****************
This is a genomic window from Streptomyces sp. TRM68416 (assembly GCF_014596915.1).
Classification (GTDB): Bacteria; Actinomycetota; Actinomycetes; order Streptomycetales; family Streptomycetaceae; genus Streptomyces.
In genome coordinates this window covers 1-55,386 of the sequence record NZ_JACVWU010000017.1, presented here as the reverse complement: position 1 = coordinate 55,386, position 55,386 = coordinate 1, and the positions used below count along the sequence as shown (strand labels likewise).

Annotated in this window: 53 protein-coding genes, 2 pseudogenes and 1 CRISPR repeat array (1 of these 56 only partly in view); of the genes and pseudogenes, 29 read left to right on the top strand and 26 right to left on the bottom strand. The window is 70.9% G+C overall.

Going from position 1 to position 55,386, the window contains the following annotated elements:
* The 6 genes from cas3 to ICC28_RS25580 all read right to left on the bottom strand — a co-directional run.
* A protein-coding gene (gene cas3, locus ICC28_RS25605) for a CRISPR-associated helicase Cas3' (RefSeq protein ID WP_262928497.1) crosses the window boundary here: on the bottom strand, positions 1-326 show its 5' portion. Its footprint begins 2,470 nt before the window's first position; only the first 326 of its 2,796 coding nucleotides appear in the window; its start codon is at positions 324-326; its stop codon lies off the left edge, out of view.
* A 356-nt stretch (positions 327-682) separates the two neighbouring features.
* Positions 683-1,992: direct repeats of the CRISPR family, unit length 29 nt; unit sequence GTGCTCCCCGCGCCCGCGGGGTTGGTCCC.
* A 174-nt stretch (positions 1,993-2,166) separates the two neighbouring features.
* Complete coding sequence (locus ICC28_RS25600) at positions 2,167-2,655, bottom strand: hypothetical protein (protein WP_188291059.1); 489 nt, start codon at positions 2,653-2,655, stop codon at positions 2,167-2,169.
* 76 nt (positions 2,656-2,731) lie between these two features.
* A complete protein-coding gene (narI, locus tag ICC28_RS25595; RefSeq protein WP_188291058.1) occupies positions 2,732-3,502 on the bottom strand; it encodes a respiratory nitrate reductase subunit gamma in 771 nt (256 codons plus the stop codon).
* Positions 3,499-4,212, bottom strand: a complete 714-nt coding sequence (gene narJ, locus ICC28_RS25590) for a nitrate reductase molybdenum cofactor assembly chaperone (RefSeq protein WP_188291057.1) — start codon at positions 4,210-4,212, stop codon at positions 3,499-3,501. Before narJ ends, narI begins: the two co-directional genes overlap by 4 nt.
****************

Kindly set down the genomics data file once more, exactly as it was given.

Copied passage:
This is a genomic window from Streptomyces sp. TRM68416 (assembly GCF_014596915.1).
Classification (GTDB): Bacteria; Actinomycetota; Actinomycetes; order Streptomycetales; family Streptomycetaceae; genus Streptomyces.
In genome coordinates this window covers 1-55,386 of the sequence record NZ_JACVWU010000017.1, presented here as the reverse complement: position 1 = coordinate 55,386, position 55,386 = coordinate 1, and the positions used below count along the sequence as shown (strand labels likewise).

Annotated in this window: 53 protein-coding genes, 2 pseudogenes and 1 CRISPR repeat array (1 of these 56 only partly in view); of the genes and pseudogenes, 29 read left to right on the top strand and 26 right to left on the bottom strand. The window is 70.9% G+C overall.

Going from position 1 to position 55,386, the window contains the following annotated elements:
* The 6 genes from cas3 to ICC28_RS25580 all read right to left on the bottom strand — a co-directional run.
* A protein-coding gene (gene cas3, locus ICC28_RS25605) for a CRISPR-associated helicase Cas3' (RefSeq protein ID WP_262928497.1) crosses the window boundary here: on the bottom strand, positions 1-326 show its 5' portion. Its footprint begins 2,470 nt before the window's first position; only the first 326 of its 2,796 coding nucleotides appear in the window; its start codon is at positions 324-326; its stop codon lies off the left edge, out of view.
* A 356-nt stretch (positions 327-682) separates the two neighbouring features.
* Positions 683-1,992: direct repeats of the CRISPR family, unit length 29 nt; unit sequence GTGCTCCCCGCGCCCGCGGGGTTGGTCCC.
* A 174-nt stretch (positions 1,993-2,166) separates the two neighbouring features.
* Complete coding sequence (locus ICC28_RS25600) at positions 2,167-2,655, bottom strand: hypothetical protein (protein WP_188291059.1); 489 nt, start codon at positions 2,653-2,655, stop codon at positions 2,167-2,169.
* 76 nt (positions 2,656-2,731) lie between these two features.
* A complete protein-coding gene (narI, locus tag ICC28_RS25595; RefSeq protein WP_188291058.1) occupies positions 2,732-3,502 on the bottom strand; it encodes a respiratory nitrate reductase subunit gamma in 771 nt (256 codons plus the stop codon).
* Positions 3,499-4,212, bottom strand: a complete 714-nt coding sequence (gene narJ, locus ICC28_RS25590) for a nitrate reductase molybdenum cofactor assembly chaperone (RefSeq protein WP_188291057.1) — start codon at positions 4,210-4,212, stop codon at positions 3,499-3,501. Before narJ ends, narI begins: the two co-directional genes overlap by 4 nt.